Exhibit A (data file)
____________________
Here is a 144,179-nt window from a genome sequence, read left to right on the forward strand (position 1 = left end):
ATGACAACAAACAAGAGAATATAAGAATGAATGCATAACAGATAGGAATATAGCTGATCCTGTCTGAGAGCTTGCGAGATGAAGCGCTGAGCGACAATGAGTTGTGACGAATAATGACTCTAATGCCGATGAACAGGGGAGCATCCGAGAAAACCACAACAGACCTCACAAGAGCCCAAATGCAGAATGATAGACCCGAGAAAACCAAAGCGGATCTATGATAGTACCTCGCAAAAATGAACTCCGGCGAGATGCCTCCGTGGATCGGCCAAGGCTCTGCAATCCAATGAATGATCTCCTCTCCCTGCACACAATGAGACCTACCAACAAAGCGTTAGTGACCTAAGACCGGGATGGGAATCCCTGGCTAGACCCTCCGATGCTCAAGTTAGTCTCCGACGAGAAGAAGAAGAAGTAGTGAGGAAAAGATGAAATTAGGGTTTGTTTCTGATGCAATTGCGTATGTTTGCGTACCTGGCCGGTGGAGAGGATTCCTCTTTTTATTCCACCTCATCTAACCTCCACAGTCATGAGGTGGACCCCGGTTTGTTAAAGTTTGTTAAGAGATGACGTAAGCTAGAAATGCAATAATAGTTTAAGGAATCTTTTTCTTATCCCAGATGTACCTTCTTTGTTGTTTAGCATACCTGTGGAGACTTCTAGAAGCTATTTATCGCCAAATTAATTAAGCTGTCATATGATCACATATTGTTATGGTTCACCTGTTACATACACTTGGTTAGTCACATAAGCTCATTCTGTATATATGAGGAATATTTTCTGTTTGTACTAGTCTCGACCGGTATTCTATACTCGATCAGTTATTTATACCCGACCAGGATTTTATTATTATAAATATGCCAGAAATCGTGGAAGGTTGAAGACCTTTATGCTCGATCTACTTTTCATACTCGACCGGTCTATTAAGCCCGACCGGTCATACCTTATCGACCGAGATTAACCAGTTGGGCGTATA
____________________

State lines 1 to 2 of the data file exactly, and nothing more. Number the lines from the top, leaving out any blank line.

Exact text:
Here is a 144,179-nt window from a genome sequence, read left to right on the forward strand (position 1 = left end):
ATGACAACAAACAAGAGAATATAAGAATGAATGCATAACAGATAGGAATATAGCTGATCCTGTCTGAGAGCTTGCGAGATGAAGCGCTGAGCGACAATGAGTTGTGACGAATAATGACTCTAATGCCGATGAACAGGGGAGCATCCGAGAAAACCACAACAGACCTCACAAGAGCCCAAATGCAGAATGATAGACCCGAGAAAACCAAAGCGGATCTATGATAGTACCTCGCAAAAATGAACTCCGGCGAGATGCCTCCGTGGATCGGCCAAGGCTCTGCAATCCAATGAATGATCTCCTCTCCCTGCACACAATGAGACCTACCAACAAAGCGTTAGTGACCTAAGACCGGGATGGGAATCCCTGGCTAGACCCTCCGATGCTCAAGTTAGTCTCCGACGAGAAGAAGAAGAAGTAGTGAGGAAAAGATGAAATTAGGGTTTGTTTCTGATGCAATTGCGTATGTTTGCGTACCTGGCCGGTGGAGAGGATTCCTCTTTTTATTCCACCTCATCTAACCTCCACAGTCATGAGGTGGACCCCGGTTTGTTAAAGTTTGTTAAGAGATGACGTAAGCTAGAAATGCAATAATAGTTTAAGGAATCTTTTTCTTATCCCAGATGTACCTTCTTTGTTGTTTAGCATACCTGTGGAGACTTCTAGAAGCTATTTATCGCCAAATTAATTAAGCTGTCATATGATCACATATTGTTATGGTTCACCTGTTACATACACTTGGTTAGTCACATAAGCTCATTCTGTATATATGAGGAATATTTTCTGTTTGTACTAGTCTCGACCGGTATTCTATACTCGATCAGTTATTTATACCCGACCAGGATTTTATTATTATAAATATGCCAGAAATCGTGGAAGGTTGAAGACCTTTATGCTCGATCTACTTTTCATACTCGACCGGTCTATTAAGCCCGACCGGTCATACCTTATCGACCGAGATTAACCAGTTGGGCGTATA